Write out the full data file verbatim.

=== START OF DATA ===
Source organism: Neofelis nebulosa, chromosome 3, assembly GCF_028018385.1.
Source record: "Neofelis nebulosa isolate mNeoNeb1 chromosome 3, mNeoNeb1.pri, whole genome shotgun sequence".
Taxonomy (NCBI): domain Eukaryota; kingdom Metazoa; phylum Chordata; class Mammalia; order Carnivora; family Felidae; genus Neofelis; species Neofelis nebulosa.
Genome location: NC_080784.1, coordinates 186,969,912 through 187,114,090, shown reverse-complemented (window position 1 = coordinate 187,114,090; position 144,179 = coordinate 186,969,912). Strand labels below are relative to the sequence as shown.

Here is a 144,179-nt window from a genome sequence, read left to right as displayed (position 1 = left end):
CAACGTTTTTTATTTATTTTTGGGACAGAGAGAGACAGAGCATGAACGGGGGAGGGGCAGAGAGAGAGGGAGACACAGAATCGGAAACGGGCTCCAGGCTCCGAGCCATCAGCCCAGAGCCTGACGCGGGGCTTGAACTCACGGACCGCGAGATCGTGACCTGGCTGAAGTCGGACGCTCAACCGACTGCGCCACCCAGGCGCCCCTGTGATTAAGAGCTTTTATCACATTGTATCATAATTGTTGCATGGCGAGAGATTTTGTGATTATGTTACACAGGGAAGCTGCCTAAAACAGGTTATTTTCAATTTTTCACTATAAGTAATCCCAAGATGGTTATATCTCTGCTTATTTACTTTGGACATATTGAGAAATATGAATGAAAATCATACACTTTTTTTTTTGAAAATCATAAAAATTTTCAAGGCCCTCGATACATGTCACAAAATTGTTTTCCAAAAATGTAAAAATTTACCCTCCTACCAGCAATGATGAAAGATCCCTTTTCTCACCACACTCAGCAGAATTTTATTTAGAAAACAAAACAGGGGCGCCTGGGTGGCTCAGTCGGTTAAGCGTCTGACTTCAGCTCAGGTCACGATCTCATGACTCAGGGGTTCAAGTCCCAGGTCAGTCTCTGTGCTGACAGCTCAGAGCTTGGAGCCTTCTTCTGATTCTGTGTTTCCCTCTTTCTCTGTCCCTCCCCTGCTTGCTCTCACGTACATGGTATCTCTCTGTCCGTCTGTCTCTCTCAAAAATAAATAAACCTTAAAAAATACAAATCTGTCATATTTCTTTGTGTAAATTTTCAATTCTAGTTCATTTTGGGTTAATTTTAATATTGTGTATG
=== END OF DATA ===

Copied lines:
Source organism: Neofelis nebulosa, chromosome 3, assembly GCF_028018385.1.
Source record: "Neofelis nebulosa isolate mNeoNeb1 chromosome 3, mNeoNeb1.pri, whole genome shotgun sequence".
Taxonomy (NCBI): domain Eukaryota; kingdom Metazoa; phylum Chordata; class Mammalia; order Carnivora; family Felidae; genus Neofelis; species Neofelis nebulosa.
Genome location: NC_080784.1, coordinates 186,969,912 through 187,114,090, shown reverse-complemented (window position 1 = coordinate 187,114,090; position 144,179 = coordinate 186,969,912). Strand labels below are relative to the sequence as shown.

Here is a 144,179-nt window from a genome sequence, read left to right as displayed (position 1 = left end):
CAACGTTTTTTATTTATTTTTGGGACAGAGAGAGACAGAGCATGAACGGGGGAGGGGCAGAGAGAGAGGGAGACACAGAATCGGAAACGGGCTCCAGGCTCCGAGCCATCAGCCCAGAGCCTGACGCGGGGCTTGAACTCACGGACCGCGAGATCGTGACCTGGCTGAAGTCGGACGCTCAACCGACTGCGCCACCCAGGCGCCCCTGTGATTAAGAGCTTTTATCACATTGTATCATAATTGTTGCATGGCGAGAGATTTTGTGATTATGTTACACAGGGAAGCTGCCTAAAACAGGTTATTTTCAATTTTTCACTATAAGTAATCCCAAGATGGTTATATCTCTGCTTATTTACTTTGGACATATTGAGAAATATGAATGAAAATCATACACTTTTTTTTTTGAAAATCATAAAAATTTTCAAGGCCCTCGATACATGTCACAAAATTGTTTTCCAAAAATGTAAAAATTTACCCTCCTACCAGCAATGATGAAAGATCCCTTTTCTCACCACACTCAGCAGAATTTTATTTAGAAAACAAAACAGGGGCGCCTGGGTGGCTCAGTCGGTTAAGCGTCTGACTTCAGCTCAGGTCACGATCTCATGACTCAGGGGTTCAAGTCCCAGGTCAGTCTCTGTGCTGACAGCTCAGAGCTTGGAGCCTTCTTCTGATTCTGTGTTTCCCTCTTTCTCTGTCCCTCCCCTGCTTGCTCTCACGTACATGGTATCTCTCTGTCCGTCTGTCTCTCTCAAAAATAAATAAACCTTAAAAAATACAAATCTGTCATATTTCTTTGTGTAAATTTTCAATTCTAGTTCATTTTGGGTTAATTTTAATATTGTGTATG